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February 28, 2013 // 12:00 AM

The Creator Versus the Competitor

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creator-versus-competitorHuman beings are competitive animals by nature. There is no other way to explain how we made it from the valleys of Africa to the species we are today. If you are a Bible-toting person, you may describe competition in terms of us leaving the Garden of Eden and going from wearing leaves to wearing jeans. The human race is always striving to be bigger and better.

So maybe we weren’t that advanced in the ancient days. However, rock throwing and cave drawing serve as perfect examples of the early beginnings of the competitive spirit. Being competitive is built into our DNA. Yet without creativity, competition would never exist. Did I just stumble on the greatest mystery since, “Which came first? The chicken or the egg?” Possibly.

So, now I ask: Which came first, competition or creativity?

In my previous blog post, “Being a Creative Hustler,” my first point states, “Stop Being Competitive and Start Being Creative.” There are 7.1 billion people on this planet. Ultimately, there will always be someone who looks better, runs faster and thinks quicker than you. It is the law of probability and averages. Sorry to burst your bubble, but get over it. If you want to be competitive, then you must always strive to be better than yourself.

As Emile Coue says, “Every day, in every way, I am getting better and better.”

This is not about “self help,” but it is about how agencies should stop analyzing the competition. I am sure we all watched the show “The Pitch.” Do you agree about knowing the other agencies you are pitching against? Do you want to know that they are asking the same questions as you? Do you want to see them? How do they dress? How do they act? How do they look?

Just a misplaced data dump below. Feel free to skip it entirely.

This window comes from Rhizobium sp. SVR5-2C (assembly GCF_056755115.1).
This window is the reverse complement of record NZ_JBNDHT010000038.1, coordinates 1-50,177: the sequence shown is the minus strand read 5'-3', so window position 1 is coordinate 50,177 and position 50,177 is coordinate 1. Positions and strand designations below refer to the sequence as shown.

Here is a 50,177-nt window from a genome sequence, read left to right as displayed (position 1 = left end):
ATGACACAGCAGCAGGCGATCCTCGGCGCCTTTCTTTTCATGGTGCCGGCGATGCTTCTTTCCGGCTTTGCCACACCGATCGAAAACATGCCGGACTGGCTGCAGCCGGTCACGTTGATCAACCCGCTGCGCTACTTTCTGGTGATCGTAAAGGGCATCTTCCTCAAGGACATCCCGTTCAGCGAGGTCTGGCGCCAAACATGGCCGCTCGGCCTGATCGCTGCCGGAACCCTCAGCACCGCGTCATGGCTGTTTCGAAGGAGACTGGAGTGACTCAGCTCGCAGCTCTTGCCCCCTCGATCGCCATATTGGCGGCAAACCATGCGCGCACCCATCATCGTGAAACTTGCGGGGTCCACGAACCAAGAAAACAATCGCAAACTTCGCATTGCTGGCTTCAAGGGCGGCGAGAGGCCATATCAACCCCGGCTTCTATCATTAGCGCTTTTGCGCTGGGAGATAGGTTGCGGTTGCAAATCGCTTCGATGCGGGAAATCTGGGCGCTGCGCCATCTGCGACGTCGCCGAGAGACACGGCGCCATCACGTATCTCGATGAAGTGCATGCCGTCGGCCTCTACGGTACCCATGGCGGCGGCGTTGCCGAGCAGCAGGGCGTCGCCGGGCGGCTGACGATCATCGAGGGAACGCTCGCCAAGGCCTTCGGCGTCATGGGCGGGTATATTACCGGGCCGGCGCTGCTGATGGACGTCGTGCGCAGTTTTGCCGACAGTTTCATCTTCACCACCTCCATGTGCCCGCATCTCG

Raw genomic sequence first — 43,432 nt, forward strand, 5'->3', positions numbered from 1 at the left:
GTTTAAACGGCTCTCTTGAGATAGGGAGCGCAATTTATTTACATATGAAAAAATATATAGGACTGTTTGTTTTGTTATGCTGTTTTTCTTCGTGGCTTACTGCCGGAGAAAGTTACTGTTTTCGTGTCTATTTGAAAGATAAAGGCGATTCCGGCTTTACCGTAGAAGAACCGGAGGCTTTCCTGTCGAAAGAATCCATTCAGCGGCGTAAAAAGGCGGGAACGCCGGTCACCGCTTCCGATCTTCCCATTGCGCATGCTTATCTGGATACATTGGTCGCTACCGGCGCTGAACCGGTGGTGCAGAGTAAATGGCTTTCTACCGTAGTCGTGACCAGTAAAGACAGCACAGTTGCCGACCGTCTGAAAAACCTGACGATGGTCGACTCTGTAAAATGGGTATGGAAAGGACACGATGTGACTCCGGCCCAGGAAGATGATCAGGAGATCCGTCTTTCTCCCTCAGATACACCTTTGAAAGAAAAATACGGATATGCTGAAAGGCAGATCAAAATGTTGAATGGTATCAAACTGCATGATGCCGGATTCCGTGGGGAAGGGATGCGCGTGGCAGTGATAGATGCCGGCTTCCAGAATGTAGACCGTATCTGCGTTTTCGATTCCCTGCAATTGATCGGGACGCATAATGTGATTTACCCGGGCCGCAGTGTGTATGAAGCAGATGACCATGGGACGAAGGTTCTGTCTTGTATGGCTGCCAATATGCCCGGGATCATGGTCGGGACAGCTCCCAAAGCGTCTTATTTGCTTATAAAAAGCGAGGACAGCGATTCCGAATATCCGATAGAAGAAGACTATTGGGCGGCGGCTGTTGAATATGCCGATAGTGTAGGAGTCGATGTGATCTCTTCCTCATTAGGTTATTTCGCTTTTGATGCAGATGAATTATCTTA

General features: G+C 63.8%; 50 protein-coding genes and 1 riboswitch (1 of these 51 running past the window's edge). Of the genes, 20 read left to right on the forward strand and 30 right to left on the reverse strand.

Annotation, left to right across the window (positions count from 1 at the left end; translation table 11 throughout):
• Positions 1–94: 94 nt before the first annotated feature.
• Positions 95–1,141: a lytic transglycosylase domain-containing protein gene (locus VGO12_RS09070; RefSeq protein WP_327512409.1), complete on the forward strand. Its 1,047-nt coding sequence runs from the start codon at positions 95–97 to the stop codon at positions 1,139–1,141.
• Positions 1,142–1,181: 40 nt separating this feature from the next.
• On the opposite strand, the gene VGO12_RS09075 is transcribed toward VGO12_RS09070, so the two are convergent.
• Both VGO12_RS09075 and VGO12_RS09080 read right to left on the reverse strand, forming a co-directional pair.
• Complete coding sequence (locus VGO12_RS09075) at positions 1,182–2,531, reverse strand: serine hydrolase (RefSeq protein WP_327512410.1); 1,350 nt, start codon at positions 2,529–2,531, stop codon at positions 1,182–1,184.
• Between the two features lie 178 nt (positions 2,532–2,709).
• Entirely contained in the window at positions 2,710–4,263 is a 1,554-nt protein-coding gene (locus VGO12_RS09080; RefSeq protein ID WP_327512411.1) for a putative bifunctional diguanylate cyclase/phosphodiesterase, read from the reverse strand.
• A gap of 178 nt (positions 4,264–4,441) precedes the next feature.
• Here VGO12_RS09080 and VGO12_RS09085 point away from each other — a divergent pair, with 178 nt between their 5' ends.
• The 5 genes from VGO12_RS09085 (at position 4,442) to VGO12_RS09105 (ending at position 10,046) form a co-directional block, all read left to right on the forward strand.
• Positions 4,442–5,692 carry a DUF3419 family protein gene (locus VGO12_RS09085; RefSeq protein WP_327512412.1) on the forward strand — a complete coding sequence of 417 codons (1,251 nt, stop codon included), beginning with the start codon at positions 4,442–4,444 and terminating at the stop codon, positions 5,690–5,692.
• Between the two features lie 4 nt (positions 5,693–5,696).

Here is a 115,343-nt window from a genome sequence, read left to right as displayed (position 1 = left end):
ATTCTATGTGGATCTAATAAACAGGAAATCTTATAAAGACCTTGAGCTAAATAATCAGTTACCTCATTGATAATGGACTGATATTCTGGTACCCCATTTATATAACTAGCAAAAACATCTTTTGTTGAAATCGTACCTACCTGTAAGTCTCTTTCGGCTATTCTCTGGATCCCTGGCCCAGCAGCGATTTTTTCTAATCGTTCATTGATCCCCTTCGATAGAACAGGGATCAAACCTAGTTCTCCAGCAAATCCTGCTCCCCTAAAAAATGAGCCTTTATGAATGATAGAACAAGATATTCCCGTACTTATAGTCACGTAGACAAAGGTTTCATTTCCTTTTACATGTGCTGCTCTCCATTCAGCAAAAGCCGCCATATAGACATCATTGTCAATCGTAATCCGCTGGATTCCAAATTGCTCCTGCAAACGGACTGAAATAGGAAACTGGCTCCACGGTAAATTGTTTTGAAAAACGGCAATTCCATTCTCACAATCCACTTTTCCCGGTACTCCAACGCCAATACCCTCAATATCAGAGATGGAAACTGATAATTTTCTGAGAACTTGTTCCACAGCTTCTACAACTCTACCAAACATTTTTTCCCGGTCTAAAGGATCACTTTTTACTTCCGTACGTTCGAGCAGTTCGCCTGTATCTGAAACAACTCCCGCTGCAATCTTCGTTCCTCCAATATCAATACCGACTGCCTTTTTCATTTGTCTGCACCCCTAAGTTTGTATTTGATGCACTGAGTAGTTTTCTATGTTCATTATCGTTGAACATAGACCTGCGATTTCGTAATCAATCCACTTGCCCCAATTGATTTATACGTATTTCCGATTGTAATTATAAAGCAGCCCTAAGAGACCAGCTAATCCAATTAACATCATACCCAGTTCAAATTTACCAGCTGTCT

Personally, I could care less. I am more concerned with remembering to stay true to myself and keep my organization focused on what is important: WINNING!

So I say to you, if you want to be a Creative Hustler, stop being so competitive. Start being creative.

Even in the land of organized crime (a true obsession of mine I admit), we see this strategy. Lucky Luciano, the father of the modern American mob, saw greater opportunities in ditching the cutthroat competition and decided to be creative in how he organized himself and his colleagues. What followed was decades of success. By being creative, Luciano was able to set up his organization in a way that everyone shared in the successes, and those who wanted to be competitive ended up destroying themselves.

Of course, there are exceptions to this rule. And like most rules, it was made to be broken. Do what works for you. For my Creative Hustlers and agency, we don’t look toward the competition. In fact, we just seek to out-create the competition. The winning will come naturally when you are honest and look for truth in work. After all, the phrase “truth in advertising” doesn’t exist without reason.

I leave you today with this quote — a quote that seems to sum up this whole idea of being creative rather than competitive: “Any activity becomes creative when the doer cares about doing it right, or better.” - John Updike

Topics: Marketing & Advertising

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